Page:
Phosphorylation of α-syntrophin is responsible for its subcellular localization and interaction with dystrophin in muscle cells
Syntrophin is a well-known adaptor protein that links intracellular proteins with the dystrophin-glycoprotein complex (DGC) at the sarcolemma. However, little is known about the underlying mechanism that regulates the intracellular localization of α-syntrophin and its interaction with dystrophin. In this study, we demonstrate that α-syntrophin phosphorylation determines its intracellular localization and interaction with dystrophin in muscle cells. α-Syntrophin, a predominant isoform in skeletal muscles, directly interacts with ion channels, enzymes, receptors, and DGC proteins. Despite α-syntrophin being a potential signaling molecule, most studies focus on its function as a dystrophin-associated protein. However, we previously reported that α-syntrophin has a variety of DGC-independent functions to modulate cell migration, differentiation, survival, and protein stability. According to the results of the in vitro phosphorylation assays using subcellular fractions, the phosphorylated α-syntrophin accumulated only at the plasma membrane, and this event occurred regardless of dystrophin expression. However, the α-syntrophin interacting with dystrophin at the membrane was not in a phosphorylated state. We also identified that protein kinase C (PKC) was involved in the phosphorylation of α-syntrophin, which restricted α-syntrophin to interact with dystrophin. In conclusion, we demonstrate that the phosphorylation of α-syntrophin by PKC regulates its intracellular localization and interaction with dystrophin.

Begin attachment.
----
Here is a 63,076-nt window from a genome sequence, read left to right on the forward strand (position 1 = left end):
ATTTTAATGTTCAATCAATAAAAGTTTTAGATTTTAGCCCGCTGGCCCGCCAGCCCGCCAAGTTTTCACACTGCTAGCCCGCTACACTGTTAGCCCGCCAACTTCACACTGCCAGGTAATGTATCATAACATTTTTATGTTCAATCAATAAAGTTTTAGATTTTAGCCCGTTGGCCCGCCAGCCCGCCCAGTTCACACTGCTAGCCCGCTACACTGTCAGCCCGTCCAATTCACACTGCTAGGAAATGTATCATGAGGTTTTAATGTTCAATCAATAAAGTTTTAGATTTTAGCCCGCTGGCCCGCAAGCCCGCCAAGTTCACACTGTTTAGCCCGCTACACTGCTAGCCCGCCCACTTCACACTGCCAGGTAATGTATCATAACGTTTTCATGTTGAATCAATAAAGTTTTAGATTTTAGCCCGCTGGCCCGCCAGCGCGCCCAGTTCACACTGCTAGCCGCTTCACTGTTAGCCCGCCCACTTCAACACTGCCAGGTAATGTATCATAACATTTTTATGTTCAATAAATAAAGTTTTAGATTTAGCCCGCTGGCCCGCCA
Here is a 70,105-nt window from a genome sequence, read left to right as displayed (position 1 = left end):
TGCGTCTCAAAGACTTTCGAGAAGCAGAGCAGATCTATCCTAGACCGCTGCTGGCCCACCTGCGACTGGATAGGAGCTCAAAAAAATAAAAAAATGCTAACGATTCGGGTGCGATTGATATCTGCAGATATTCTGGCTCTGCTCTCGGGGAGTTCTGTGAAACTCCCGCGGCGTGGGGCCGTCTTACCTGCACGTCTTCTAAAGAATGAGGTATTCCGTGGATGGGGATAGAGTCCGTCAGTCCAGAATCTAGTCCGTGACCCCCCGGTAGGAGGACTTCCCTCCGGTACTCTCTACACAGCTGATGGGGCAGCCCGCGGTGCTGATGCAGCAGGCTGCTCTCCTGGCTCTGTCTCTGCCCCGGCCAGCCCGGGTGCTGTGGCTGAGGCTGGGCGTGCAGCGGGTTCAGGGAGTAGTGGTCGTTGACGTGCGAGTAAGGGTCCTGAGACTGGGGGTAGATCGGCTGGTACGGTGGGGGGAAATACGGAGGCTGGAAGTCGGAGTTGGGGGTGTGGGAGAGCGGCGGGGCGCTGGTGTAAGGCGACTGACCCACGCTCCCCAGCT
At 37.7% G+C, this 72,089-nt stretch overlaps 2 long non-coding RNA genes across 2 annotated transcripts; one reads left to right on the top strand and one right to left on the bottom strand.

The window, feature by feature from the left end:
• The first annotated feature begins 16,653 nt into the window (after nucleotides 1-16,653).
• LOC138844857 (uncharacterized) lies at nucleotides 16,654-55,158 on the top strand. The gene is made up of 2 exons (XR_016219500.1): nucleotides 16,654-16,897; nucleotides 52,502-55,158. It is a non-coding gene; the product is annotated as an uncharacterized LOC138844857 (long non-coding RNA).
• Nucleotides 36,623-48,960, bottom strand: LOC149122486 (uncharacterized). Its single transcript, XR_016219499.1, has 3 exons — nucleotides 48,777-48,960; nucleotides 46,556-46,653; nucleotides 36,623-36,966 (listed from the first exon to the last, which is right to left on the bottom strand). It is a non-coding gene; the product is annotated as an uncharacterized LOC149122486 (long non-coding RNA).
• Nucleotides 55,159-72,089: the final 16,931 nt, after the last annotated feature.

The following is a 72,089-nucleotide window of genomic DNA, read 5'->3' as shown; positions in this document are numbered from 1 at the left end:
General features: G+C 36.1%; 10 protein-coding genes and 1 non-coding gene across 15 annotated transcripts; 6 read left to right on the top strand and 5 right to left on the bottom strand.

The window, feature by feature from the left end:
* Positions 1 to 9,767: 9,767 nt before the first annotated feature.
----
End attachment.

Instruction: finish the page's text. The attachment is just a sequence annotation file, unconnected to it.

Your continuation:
Intracellular localization; Phosphorylation; Protein kinase C; Protein-protein interaction; α-syntrophin
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